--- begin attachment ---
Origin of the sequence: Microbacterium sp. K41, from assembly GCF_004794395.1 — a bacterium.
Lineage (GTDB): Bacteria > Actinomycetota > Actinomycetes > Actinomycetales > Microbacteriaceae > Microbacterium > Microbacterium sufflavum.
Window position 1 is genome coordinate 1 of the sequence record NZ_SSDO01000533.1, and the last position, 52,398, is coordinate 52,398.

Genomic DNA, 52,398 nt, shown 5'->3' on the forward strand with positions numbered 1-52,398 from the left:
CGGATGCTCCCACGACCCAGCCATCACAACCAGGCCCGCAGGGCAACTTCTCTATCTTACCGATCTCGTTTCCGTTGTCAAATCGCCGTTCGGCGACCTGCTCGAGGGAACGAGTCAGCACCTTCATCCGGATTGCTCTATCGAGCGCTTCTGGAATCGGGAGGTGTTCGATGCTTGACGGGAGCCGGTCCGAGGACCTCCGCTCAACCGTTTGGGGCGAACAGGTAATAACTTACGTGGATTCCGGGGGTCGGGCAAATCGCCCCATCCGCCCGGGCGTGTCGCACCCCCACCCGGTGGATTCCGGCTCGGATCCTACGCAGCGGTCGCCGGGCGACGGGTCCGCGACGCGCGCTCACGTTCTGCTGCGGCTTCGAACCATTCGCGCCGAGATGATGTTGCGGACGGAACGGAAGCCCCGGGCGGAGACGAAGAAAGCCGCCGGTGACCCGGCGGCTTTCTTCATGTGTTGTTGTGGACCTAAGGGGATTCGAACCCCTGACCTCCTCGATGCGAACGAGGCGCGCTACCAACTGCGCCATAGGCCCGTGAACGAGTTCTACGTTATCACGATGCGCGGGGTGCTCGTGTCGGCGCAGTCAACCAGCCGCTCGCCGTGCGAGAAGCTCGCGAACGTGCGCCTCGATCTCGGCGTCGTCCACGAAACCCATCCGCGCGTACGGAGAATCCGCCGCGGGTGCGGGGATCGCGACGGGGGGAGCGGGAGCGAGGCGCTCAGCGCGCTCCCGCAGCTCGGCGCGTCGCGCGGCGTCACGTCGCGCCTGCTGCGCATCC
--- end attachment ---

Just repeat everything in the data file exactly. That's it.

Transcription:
Origin of the sequence: Microbacterium sp. K41, from assembly GCF_004794395.1 — a bacterium.
Lineage (GTDB): Bacteria > Actinomycetota > Actinomycetes > Actinomycetales > Microbacteriaceae > Microbacterium > Microbacterium sufflavum.
Window position 1 is genome coordinate 1 of the sequence record NZ_SSDO01000533.1, and the last position, 52,398, is coordinate 52,398.

Genomic DNA, 52,398 nt, shown 5'->3' on the forward strand with positions numbered 1-52,398 from the left:
CGGATGCTCCCACGACCCAGCCATCACAACCAGGCCCGCAGGGCAACTTCTCTATCTTACCGATCTCGTTTCCGTTGTCAAATCGCCGTTCGGCGACCTGCTCGAGGGAACGAGTCAGCACCTTCATCCGGATTGCTCTATCGAGCGCTTCTGGAATCGGGAGGTGTTCGATGCTTGACGGGAGCCGGTCCGAGGACCTCCGCTCAACCGTTTGGGGCGAACAGGTAATAACTTACGTGGATTCCGGGGGTCGGGCAAATCGCCCCATCCGCCCGGGCGTGTCGCACCCCCACCCGGTGGATTCCGGCTCGGATCCTACGCAGCGGTCGCCGGGCGACGGGTCCGCGACGCGCGCTCACGTTCTGCTGCGGCTTCGAACCATTCGCGCCGAGATGATGTTGCGGACGGAACGGAAGCCCCGGGCGGAGACGAAGAAAGCCGCCGGTGACCCGGCGGCTTTCTTCATGTGTTGTTGTGGACCTAAGGGGATTCGAACCCCTGACCTCCTCGATGCGAACGAGGCGCGCTACCAACTGCGCCATAGGCCCGTGAACGAGTTCTACGTTATCACGATGCGCGGGGTGCTCGTGTCGGCGCAGTCAACCAGCCGCTCGCCGTGCGAGAAGCTCGCGAACGTGCGCCTCGATCTCGGCGTCGTCCACGAAACCCATCCGCGCGTACGGAGAATCCGCCGCGGGTGCGGGGATCGCGACGGGGGGAGCGGGAGCGAGGCGCTCAGCGCGCTCCCGCAGCTCGGCGCGTCGCGCGGCGTCACGTCGCGCCTGCTGCGCATCC